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Friday, August 10, 2012
WHAT CAN ONLY SAVE THE NRM'S FACE NOW IS TO SEE HOW TO GET MUSEVENI OUT
NRM in crisis meet after Kasese defeat
NRM’s Muhindo casts her vote at Kitswamba Sub-county headquarters in Busongora North County on Wednesday. PHOTO BY THEMBO KAHUNGU
By EMMANUEL GYEZAHO
Posted Friday, August 10 2012 at 01:00
Assessing the loss. Top ruling party officials holed up in meetings to review defeat in the Kasese Woman MP by-election, won by FDC’s Winfred Kiiza.
The ruling NRM party has had a string of by-election losses.
Of seven by-elections, the opposition has scored victory in six. In Jinja, FDC’s Paul Mwiru trounced NRM’s Igeme Nabeta.
FDC’s Oddo Tayebwa defeated NRM’s Nasser Basajjabalaba in Bushenyi Municipality, while the Democratic Party has gained three seats with youth winger Brenda Nabukenya deposing NRM’s Rebecca Nalwanga in Luwero, Muhammad Kawuma trouncing NRM’s Patience Mubangizi to retain Entebbe Municipality while Mathias Nsubuga, the party secretary general regained the Bukoto South seat beating NRM’s Alintuma Nsambu.
The re-election of opposition Forum for Democratic Change candidate Winfred Kiiza as the Kasese District Woman Member of Parliament with a landslide appeared yesterday to have thrown the ruling National Resistance Movement party into panic.
This newspaper understands that top party stalwarts, some hankered down in Kasese and others in Kampala, were locked in a series of meetings since the declaration of Ms Kiiza’s resounding victory early yesterday morning.
Sources indicated that the meetings were characterised by attempts to comprehend why the opposition has white-washed the ruling party at yet another parliamentary by-election.
Ms Kiiza trounced her closest challenger, NRM’s Rehema Muhindo, with a commanding 61.3 per cent—and a margin of close to 40,000 votes between the two women.
The result marks six wins for the opposition out of seven parliamentary by-elections held in the current term of the 9th Parliament.
NRM party spokesperson Karooro Okurut, who was attending one of the soul-searching meetings, said she was not at liberty to comment on the Kasese defeat and said a decision was taken to leave that responsibility to the party’s Deputy Secretary General, Ms Dorothy Hyuha, who is camped in Kasese.
Ms Hyuha later told Daily Monitor that the party was yet to “appreciate” the outcome of the Kasese vote and was still analysing returns from various poll stations before making a conclusive analysis of its misfortune.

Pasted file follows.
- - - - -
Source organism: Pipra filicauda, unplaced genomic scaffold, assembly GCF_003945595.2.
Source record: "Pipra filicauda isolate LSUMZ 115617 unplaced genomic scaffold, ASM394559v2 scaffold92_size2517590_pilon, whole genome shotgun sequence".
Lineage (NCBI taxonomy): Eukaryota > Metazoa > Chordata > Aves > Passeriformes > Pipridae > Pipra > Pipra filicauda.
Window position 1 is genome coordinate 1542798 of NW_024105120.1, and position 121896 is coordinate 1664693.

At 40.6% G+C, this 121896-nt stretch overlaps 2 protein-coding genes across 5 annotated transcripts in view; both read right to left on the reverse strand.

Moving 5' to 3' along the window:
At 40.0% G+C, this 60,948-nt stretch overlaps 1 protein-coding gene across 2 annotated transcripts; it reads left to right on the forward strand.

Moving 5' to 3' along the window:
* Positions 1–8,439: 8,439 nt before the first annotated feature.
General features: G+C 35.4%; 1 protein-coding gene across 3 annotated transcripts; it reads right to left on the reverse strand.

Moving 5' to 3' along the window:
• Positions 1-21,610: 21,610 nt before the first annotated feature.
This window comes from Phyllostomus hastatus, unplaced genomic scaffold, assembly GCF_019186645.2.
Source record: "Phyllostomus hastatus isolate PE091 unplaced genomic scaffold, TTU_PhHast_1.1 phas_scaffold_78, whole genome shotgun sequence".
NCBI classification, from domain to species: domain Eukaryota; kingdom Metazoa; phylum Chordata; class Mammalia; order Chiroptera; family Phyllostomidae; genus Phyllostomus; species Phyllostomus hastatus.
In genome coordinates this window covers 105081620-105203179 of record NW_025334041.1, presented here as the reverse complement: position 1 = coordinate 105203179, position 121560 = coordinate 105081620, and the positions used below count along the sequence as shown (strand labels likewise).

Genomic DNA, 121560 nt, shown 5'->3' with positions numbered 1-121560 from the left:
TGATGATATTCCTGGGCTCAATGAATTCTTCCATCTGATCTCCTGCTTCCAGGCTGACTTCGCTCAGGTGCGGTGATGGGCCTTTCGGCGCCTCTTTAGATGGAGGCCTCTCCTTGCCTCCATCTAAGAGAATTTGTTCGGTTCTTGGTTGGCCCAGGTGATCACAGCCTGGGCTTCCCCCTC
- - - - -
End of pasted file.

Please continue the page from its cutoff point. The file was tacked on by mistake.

“I cannot easily appreciate that this is the real outcome of this election,” she said. “We are still analysing the situation.” However, Ms Hyuha was coy when asked to say what could have inspired this latest by-election defeat.
“Every by-election has had its own peculiar situation and challenges,” she said, dismissing suggestions that the electoral losses are a reflection of waning support for President Museveni and his administration.
“It cannot be a worry. Are you aware that in Parliament with slightly over 300 MPs we [NRM] have 256? There are parties like Conservative Party which have one member and they are represented,” she said, adding, “Kasese has had its own challenges; the geography, the past experience.”
Although the ruling party maintains that these losses may not matter given its numerical strength in the House, the opposition victories are the most current indicator of the NRM’s popularity in places they were understood to be competitive.
“There are serious problems in NRM, starting from the secretariat to the leadership at grassroots level. They are divided,” said veteran politician Aggrey Awori.
His comments echo repeated reservations by party faithful over the mobilisation skills of the party’s Secretary General, Mr Amama Mbabazi, and his team.
Touted by many as aloof and lacking the verve to sway voters, Mr Mbabazi has not been seen in the campaign trenches, preferring instead to keep to the demands of his Prime Minister’s job while President Museveni, labelled the charmer-in-chief, has hit the campaign trail to draw in the votes.
At a recent meeting with ruling party mobilisers in Buganda region, however, President Museveni said he would appoint a substantive full time secretary general on grounds that the party was losing many by-elections due to lack of an active secretary general.
However, NRM Vice Chairman for Eastern Region, Mr Mike Mukula, said it would be wrong to blame Mr Mbabazi for the party’s recent misfortunes even when the presence of President Museveni campaigning for party candidates has done little to sway voters.
“I wouldn’t blame the Secretary General. This is even beyond the Secretary General,” he said. “Now, if a bigger gun [Museveni] goes to campaign, who is the secretary general?”
Mr David Bahati, the acting NRM caucus chairman in Parliament, yesterday said the party’s performance in recent by-elections had left stalwarts agreed on “the need to strengthen the functionality of the Secretariat.”